JSE-listed automotive components and energy storage solutions manufacturer Metair Investments is to create more than 3 000 new jobs in South Africa this year through a major investment in a new project for Ford South Africa.
Metair reported on Thursday that capital expenditure of R1.6 billion had been approved for its current financial year and a further R272 million in capital expenditure had been approved in the first half of 2021.
Chief financial officer Sjoerd Douwenga said the capital expenditure in land and plant and equipment for Hesto Harnesses for the Ford projects totals about R1.1 billion and is split over three years, which started in 2020.
Douwenga said there will be further investment in working capital into Hesto Harnesses next year of R300-400 million.
He added that there are smaller investments in two or three of Metair’s other businesses, including about R200 million each in its plastics business and lighting business.
“We might also localise the automotive copper wire into Hesto but that is not approved yet and is not in the numbers mentioned,” he said.
Douwenga said the additional capital approved in this financial year is related to incremental Ford business Metair has secured, which is mainly in Metair’s plastics business and involves additional localisation by Ford.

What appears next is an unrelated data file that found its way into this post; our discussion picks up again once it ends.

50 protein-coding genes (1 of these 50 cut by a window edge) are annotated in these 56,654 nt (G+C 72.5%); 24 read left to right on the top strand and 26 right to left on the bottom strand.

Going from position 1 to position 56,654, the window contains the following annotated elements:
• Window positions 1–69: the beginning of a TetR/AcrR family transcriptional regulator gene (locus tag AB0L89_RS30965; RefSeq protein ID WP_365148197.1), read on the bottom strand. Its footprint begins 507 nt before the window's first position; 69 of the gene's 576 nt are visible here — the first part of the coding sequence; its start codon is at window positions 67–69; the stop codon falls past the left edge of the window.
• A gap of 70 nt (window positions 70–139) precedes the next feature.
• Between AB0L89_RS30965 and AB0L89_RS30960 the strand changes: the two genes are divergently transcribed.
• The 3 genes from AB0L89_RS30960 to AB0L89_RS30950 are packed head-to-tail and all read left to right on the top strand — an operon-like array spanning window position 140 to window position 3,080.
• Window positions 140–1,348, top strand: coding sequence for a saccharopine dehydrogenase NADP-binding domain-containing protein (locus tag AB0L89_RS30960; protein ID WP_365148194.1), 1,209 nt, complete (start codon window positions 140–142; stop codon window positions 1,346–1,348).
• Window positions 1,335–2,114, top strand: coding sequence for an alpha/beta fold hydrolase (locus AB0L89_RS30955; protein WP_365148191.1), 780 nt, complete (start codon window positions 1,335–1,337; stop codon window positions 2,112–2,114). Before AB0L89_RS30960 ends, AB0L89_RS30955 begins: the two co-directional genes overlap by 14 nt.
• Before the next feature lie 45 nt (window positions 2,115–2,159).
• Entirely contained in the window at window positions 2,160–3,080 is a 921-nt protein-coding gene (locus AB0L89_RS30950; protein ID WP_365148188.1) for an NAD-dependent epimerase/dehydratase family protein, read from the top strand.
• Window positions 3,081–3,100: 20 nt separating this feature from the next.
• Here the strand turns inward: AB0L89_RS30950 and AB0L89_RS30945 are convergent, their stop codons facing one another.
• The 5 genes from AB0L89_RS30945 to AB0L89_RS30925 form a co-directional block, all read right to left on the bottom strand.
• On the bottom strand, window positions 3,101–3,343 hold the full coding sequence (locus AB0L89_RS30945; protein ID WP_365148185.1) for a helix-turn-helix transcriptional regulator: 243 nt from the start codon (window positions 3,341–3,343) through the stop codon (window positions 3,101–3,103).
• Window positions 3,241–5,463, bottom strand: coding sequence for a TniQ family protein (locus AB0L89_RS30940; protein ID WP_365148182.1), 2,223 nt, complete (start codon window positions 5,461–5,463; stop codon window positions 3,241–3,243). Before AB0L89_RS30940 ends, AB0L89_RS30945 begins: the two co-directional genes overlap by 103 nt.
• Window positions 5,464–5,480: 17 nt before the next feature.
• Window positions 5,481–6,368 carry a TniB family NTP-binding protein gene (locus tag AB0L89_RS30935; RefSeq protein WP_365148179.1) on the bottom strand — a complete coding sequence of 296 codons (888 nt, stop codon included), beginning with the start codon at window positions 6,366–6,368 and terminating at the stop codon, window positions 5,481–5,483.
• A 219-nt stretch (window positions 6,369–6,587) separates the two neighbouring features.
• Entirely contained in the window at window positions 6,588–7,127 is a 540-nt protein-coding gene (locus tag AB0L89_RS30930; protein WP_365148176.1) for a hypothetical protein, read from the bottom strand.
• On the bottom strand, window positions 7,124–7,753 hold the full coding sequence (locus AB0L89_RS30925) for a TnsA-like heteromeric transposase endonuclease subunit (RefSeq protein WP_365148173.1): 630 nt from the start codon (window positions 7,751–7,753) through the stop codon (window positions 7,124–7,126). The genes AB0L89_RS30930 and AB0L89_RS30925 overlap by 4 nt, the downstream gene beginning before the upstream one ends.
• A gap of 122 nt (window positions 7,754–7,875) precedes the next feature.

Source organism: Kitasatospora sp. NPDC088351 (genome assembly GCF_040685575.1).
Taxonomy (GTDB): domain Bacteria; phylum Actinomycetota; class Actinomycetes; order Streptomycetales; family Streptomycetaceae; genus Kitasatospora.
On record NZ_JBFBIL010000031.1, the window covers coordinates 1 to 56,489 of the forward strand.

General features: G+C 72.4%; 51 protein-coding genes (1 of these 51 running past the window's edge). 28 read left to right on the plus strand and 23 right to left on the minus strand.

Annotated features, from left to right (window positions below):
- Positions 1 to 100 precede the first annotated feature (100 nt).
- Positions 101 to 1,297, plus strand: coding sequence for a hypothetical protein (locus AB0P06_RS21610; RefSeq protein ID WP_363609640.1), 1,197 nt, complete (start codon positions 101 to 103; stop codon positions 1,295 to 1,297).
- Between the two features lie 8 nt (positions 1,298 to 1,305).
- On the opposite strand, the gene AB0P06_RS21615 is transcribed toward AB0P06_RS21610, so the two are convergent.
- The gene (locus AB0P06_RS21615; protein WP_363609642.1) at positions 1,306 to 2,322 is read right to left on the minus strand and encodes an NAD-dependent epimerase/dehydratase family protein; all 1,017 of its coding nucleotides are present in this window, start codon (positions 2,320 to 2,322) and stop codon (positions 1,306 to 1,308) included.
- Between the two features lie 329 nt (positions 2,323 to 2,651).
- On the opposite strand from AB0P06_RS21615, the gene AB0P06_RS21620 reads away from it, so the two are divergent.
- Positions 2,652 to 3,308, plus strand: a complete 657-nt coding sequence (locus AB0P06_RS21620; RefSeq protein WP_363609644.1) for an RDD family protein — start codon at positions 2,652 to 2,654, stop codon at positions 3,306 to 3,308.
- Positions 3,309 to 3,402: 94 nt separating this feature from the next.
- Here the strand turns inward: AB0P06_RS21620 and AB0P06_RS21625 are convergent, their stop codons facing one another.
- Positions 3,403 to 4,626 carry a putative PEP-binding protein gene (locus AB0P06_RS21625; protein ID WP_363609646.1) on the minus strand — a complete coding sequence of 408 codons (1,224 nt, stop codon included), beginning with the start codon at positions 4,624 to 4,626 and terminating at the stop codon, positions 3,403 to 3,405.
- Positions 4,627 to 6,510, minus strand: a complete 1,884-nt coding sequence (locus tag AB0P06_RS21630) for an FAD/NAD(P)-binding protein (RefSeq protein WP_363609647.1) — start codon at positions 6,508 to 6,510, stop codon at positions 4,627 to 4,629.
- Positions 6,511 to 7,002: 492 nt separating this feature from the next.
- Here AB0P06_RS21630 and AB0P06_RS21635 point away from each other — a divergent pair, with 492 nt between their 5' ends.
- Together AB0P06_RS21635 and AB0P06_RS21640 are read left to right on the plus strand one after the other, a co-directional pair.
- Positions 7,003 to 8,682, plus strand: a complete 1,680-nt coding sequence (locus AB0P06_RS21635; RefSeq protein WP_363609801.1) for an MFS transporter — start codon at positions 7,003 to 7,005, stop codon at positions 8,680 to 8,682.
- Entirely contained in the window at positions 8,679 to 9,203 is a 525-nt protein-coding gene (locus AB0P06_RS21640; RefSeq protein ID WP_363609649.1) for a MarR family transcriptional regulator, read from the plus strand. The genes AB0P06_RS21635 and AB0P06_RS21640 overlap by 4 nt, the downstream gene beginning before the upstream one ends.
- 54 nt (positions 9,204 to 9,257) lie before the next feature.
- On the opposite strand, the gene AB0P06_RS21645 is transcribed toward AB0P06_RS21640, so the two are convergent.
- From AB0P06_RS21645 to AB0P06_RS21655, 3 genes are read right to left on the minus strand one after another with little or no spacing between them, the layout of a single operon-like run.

“Unfortunately it comes from a supplier that did not survive Covid-19 financially and we got the business on the back of that. It’s really big business,” he said.
Metair CEO Riaz Haffejee said they are developing two buildings related to the Ford project – one of which is a 3 500m2 facility in Stanger (KwaZulu-Natal) for Hesto Harnesses because its existing building is full.
He added that this facility, which is almost complete, will employ 3 000 additional people between now and the end of the year.
Haffejee said Metair is also developing a building of some 7 500m2 in the Tshwane Automotive Special Economic Zone (TASEZ) next to Ford SA’s production plant in Silverton in Pretoria, which will create less than 100 new jobs.
He said wiring harnesses will be manufactured for Ford SA in Stanger and shipped to the warehouse facility in the TASEZ, where they will be sequenced into line side delivery to Ford SA.
Hafferjee pointed out that Metair has also developed another facility in the TASEZ for Automould, which is supplying plastic injection-moulding parts to Ford SA and is already “under commission”.
Ford SA’s executive director of government affairs for Africa Dhiren Vanmali confirmed in September 2020 that more than R4.3 billion will be invested in the TASEZ by 12 Ford suppliers and related services companies who had committed to establishing operations in the SEZ.
It was later announced in February this year that a total of R20.13 billion will be invested in South Africa by the Ford Motor Company and its suppliers for the production of the new Ranger and a bakkie for Volkswagen at Ford’s assembly plant in Silverton in Pretoria and the adjacent TASEZ.
Andrea Cavallaro, director of operations at Ford’s International Markets Group, said at the time the investment will create 1 200 jobs at the Silverton plant to increase Ford’s workforce to 5 500 at the plant and add a further 10 000 jobs to the already 50 000 jobs across Ford’s local supply network.